I'm teaching the following books, films, and television:
This is a stack of most of those books, plus some other desert books from my Post WW2 Deserts of the American West field exam list, from which I'll likely pull a few essay excerpts. Especially John Beck's Dirty Wars, which I am obsessed with.
I had a few goals with this reading list, one of which was to balance male and female writers. I've got three female authored texts, two male authored texts, one female directed film, one male directed film, and selected episodes from Vince Gilligan's Breaking Bad. I tried my best to avoid teaching Blood Meridian because I'm not a huge fan of blatant monotone overtly masculine writing/texts. What does that even mean? I don't know. But McCarthy is the epitome of it in my opinion. But after reading Beck, I realized how foundational it is to what I'm trying to address in this class.
After I finished re-reading Blood Meridian a few days ago, I realized the following: The desert is about secrets. It's about hiding and obfuscation. It's about things standing in for other things, violence standing in for non-violence, physical violence standing in for cultural violence political violence environmental violence. This is the first things I want my kids to explore. Violence in all its facets. Linguistic. Narrative. Metaphorical. Physical. When I was 19, I was working on my undergrad honors thesis with Jake. It wasn't too long after Murder Ballads had come out. He was my advisor and I was writing about violence in Fight Club and American Psycho. I remember this moment standing in the Copper Nickel office right outside Jake's office, and I remember pacing around frustrated because I couldn't think through my argument in a way that seemed significant. And I remember Jake saying, sometimes violence isn't about violence at all. And he told me to think about murder ballads and what they mean and what they're really doing. I wish more than anything I could talk to him about this course. But I'm grateful that he set me on this path seven years ago, and I love walking into a classroom with his words and his encouragement in my heart.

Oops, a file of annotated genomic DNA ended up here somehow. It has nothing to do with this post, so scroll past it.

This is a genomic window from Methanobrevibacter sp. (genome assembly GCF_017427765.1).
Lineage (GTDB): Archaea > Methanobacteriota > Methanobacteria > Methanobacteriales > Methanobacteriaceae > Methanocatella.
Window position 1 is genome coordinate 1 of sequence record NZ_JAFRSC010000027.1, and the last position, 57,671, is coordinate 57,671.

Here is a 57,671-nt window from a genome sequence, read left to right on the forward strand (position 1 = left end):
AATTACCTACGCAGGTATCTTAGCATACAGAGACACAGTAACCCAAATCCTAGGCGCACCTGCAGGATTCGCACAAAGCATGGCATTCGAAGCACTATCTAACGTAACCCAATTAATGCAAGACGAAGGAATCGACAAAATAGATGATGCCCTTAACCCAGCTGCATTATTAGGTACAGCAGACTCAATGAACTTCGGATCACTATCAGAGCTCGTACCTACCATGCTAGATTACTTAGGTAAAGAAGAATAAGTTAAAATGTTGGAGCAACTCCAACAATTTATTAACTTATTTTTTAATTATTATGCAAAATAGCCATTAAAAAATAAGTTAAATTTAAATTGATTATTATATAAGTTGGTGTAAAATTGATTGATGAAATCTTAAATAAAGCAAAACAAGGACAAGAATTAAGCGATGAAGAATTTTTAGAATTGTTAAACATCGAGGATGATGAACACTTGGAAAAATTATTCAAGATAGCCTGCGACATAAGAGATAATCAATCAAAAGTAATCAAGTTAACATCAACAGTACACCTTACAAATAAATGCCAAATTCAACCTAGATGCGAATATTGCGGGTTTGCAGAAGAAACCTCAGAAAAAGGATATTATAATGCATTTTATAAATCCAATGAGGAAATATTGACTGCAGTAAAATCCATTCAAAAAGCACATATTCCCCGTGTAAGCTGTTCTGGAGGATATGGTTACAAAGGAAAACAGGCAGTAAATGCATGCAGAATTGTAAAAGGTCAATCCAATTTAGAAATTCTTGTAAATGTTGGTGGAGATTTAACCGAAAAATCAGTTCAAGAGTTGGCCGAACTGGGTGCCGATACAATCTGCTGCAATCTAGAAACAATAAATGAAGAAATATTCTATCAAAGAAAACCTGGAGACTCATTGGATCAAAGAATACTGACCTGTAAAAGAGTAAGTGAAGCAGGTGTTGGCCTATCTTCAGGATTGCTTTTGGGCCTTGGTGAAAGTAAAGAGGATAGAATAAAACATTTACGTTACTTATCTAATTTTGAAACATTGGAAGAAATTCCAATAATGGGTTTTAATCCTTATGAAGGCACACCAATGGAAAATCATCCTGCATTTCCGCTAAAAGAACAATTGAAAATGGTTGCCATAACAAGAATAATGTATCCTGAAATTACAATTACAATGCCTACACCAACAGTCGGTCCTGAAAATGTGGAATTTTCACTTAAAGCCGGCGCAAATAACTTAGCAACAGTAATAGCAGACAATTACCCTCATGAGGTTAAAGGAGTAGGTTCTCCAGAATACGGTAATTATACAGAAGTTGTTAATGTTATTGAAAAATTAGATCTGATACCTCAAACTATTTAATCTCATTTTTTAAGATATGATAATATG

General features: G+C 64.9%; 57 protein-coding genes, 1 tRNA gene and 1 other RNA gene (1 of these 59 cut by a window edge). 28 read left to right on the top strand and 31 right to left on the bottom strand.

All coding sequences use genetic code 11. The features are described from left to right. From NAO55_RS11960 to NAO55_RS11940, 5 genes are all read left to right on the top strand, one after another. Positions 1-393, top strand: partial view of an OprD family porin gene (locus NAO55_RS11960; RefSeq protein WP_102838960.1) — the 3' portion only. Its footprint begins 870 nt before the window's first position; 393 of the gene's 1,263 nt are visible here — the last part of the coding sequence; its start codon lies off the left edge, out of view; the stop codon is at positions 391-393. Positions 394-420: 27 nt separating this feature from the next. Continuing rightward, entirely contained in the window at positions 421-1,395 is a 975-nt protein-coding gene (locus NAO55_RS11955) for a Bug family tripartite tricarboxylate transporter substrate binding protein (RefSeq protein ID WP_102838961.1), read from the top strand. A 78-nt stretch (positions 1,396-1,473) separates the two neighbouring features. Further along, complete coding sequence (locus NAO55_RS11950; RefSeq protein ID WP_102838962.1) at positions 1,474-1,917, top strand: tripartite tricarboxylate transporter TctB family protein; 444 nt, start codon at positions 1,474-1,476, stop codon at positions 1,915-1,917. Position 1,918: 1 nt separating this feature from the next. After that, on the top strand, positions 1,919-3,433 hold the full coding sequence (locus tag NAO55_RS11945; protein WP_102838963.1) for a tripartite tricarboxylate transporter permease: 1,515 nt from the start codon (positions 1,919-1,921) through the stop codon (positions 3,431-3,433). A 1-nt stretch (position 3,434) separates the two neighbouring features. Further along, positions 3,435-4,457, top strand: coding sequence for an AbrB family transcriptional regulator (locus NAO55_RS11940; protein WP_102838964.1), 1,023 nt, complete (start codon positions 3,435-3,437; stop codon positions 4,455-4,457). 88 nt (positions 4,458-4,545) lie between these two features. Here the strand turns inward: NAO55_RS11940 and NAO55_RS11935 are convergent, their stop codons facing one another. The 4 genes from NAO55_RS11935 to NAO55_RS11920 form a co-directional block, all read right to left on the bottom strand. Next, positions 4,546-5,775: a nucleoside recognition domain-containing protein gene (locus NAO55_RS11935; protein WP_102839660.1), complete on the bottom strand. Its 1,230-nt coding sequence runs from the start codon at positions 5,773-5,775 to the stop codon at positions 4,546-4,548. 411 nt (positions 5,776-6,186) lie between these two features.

Before we start with violence, Day 1, we're starting with desert. What is a desert? Where is the desert? Who lives in the desert? Why? We're going to read the poem by Stephen Crane that provides the epigraph for Claire Vaye Watkins' short story collection, Battleborn.
We're going to talk about what happens in deserts, who has visited the desert, why, what they saw, how they felt. And then we're going to shift to violence. Their first paper will require them to use Blood Meridian to define violence.
When we shift to Bombay Beach and Battleborn, we're going to talk about land use and the history of cities and housing developments in the desert. Watkins' characters are devastating and devastated. They are simultaneously imprisoned and free. And Bombay Beach is a dreamlike journey into the lives of those who went out to the desert to survive and to find what the rest of the world wouldn't give them.
Eventually I want the narrative arc of the class to lead to a discussion of how desert spaces are used by the American government to erase, hide, obscure, and disguise those things that keep the country running: militarism, atomic and nuclear power, the theft of land from indigenous populations, the war on drugs, Japanese internment, all of which either helped build this nation or help maintain its power by perpetuating a state of emergency, distracting the population from the bestial heart at the center of this perceived void that is desert space.
It helps that I'm also doing a field exam list about this subject. Keeps me full of ideas in case we get bored or frustrated. I'm always mapping and diagraming.
And I'm not going to go the whole semester without mentioning my favorite art that exists in the desert as a counterpoint to the rest of our conversations. I'd love to try and take my class somewhere. I'm going to break them up into three groups for weekly assignments, and each group is going to have the name of a desert county. Imperial, Clark, & Bernalillo.
I have an idea of an arc, but in some ways, I have no idea where this class is going to go. Which is the most exciting part.